Recent Medical Discoveries in 2020: Alzheimer’s

Juliona Bacalles, Freelance Writer

For decades, Alzheimer’s has remained a difficult disease in the field of medical progress. To this day, 5.7 million Americans live with this disease. This unknown monster affects one in six people all around the world. It is expected to take over 15 million more people’s lives by the year of 2060. Through the years, scientists have gained more knowledge on this stubborn brain disease and have come so close but yet so far on a treatment. Families who live with a family member or have this disease still live day to day with unknown answers and questions that may not even know to ask. 

Alzheimer’s disease is a process of progressive atrophy involving the degeneration of nerve cells. This degeneration leads to mental changes that identify the presence of absence of behavioral disturbances such as aggressive behavior, violent behavior, wandering off or combative behavior. It is a progressive, degenerative brain disease characterized by development of brain plaques consisting of protein (beta amyloid). Dementia can often be associated with Alzheimer’s disease. Like Dementia, Alzheimer’s is differentiated by early or late onset.

In the top ten cases of death in the United states, Alzheimer’s is the only one that can not be cured, slowed or even prevented. From 1988 – 2017, 146 attempts for a treatment have been brought to the market. Treatment is currently directed towards symptom management and slowing disease progression. The total cost of Alzheimer’s research and medicines from 2017 to 2030 is a cumulative cost of $7.7 trillion- $3.2 trillion. The outcome of all of that money spent, was positive and resulted in 92 medicines in development. People with Alzheimer’s disease need an extensive amount of nursing and at home caregiving. In the United States, there is $4.5 trillion in unpaid caregiving. Not everyone can afford insurance and can not afford the extremely high medical bills but it was not their choice to live each day with this.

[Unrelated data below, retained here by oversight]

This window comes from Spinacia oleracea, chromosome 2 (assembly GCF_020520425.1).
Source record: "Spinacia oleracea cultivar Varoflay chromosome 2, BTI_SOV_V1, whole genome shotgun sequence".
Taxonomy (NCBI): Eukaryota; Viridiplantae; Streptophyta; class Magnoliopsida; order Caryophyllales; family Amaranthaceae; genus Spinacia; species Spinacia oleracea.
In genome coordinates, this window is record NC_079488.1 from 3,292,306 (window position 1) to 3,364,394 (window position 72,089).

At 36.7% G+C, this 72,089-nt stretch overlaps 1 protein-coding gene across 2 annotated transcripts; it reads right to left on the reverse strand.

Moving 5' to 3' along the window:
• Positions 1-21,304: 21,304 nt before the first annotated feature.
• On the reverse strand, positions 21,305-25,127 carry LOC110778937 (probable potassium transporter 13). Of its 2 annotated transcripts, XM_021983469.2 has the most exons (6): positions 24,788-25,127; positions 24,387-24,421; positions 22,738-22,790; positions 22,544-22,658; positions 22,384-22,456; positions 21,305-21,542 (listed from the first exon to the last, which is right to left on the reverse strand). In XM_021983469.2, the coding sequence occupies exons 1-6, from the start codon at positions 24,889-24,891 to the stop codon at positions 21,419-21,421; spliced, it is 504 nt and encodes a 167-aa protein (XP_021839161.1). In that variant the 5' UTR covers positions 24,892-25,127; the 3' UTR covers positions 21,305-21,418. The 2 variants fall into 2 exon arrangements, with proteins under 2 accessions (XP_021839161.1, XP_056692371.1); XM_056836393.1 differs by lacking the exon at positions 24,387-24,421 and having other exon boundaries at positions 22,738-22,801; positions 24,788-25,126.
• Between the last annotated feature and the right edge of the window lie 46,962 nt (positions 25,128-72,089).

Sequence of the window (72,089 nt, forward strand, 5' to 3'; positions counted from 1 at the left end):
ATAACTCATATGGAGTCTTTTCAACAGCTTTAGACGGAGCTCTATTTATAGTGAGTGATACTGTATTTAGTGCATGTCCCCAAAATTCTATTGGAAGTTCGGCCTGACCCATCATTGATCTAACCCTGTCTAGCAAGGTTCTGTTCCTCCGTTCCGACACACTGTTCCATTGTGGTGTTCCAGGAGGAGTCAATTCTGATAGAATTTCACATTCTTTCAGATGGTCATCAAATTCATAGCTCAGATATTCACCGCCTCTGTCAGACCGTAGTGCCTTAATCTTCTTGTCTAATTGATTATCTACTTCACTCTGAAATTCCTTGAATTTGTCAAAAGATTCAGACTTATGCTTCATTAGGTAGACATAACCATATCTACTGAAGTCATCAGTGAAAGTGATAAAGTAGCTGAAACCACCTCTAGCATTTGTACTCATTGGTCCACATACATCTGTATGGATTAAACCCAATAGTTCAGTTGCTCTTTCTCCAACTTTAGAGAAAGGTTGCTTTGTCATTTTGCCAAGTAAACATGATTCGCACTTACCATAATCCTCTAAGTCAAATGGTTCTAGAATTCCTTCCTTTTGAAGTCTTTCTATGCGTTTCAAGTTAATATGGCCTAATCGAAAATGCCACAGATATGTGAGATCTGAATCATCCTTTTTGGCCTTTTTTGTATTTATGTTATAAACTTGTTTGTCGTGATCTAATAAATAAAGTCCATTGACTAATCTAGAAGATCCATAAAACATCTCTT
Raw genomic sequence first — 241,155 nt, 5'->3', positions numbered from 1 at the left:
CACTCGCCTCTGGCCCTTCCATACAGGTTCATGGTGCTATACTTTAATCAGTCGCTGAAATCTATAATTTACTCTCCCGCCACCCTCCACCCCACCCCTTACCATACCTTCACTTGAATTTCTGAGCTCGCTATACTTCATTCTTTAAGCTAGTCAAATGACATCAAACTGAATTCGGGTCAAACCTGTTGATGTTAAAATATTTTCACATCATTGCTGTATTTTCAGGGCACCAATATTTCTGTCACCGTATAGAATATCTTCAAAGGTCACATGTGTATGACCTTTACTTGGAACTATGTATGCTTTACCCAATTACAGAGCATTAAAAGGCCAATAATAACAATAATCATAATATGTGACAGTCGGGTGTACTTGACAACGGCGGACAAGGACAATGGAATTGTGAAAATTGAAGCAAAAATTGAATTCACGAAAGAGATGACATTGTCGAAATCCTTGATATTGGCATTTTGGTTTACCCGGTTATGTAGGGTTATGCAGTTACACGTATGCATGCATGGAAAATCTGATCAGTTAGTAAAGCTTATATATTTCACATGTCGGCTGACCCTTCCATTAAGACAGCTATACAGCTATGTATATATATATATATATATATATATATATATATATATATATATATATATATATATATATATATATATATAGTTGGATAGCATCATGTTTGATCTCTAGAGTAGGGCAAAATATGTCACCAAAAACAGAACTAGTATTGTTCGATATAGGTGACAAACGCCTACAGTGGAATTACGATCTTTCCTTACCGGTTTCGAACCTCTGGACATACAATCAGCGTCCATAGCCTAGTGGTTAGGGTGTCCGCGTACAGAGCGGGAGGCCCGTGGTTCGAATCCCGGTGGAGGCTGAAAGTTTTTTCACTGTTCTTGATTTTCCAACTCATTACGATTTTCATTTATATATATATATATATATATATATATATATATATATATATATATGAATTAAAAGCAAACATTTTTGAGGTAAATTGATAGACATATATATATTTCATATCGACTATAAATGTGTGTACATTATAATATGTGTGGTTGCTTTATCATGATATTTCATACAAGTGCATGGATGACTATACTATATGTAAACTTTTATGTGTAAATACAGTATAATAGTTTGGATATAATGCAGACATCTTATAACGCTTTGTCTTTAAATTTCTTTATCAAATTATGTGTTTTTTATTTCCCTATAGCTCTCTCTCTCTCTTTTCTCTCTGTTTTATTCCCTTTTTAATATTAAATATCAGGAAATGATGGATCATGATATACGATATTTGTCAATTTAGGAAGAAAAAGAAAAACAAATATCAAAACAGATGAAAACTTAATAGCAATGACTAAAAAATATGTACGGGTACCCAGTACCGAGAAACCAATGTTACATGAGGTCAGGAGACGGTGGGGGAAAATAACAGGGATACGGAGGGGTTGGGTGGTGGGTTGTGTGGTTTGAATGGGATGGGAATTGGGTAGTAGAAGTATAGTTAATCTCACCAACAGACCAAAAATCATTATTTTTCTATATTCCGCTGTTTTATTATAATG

Just a few years ago, treatments that sounded impossible or fiction, are reality today. While researching through the years, Biopharmaceutical Researchers have made progress in trying to understand biomarkers with the  improvement of PET Scans and MRI’s. As researchers juggle the challenges of COVID-19 and are trying their hardest to find a cure, it is important to to remember Alzheimer’s has not gone away and researchers are still working to find a treatment. It has not been easy trying to find a treatment for Alzheimer’s because studying a human body is one of the most challenging tasks in the world. A medicine may work on one patient, but not another even with the same disease. This is why numerous treatment options for diseases like Alzheimer’s are needed. Due to different reactions to medicine, in 2015 more than 25% of new medicines that were approved by the Food and Drug Administration (FDA) were personalized to suit and make the patient feel comfortable. 

During this World Alzheimer’s Awareness Month, everyone is thanking the scientists, researchers and biopharmaceutical researchers who have spent countless hours researching this complex disease. Also, thank you to all of the patients who have enrolled in clinical trials who have made a huge impact on advancing treatments. Scientists will not stop until they find a way to beat this complex disease.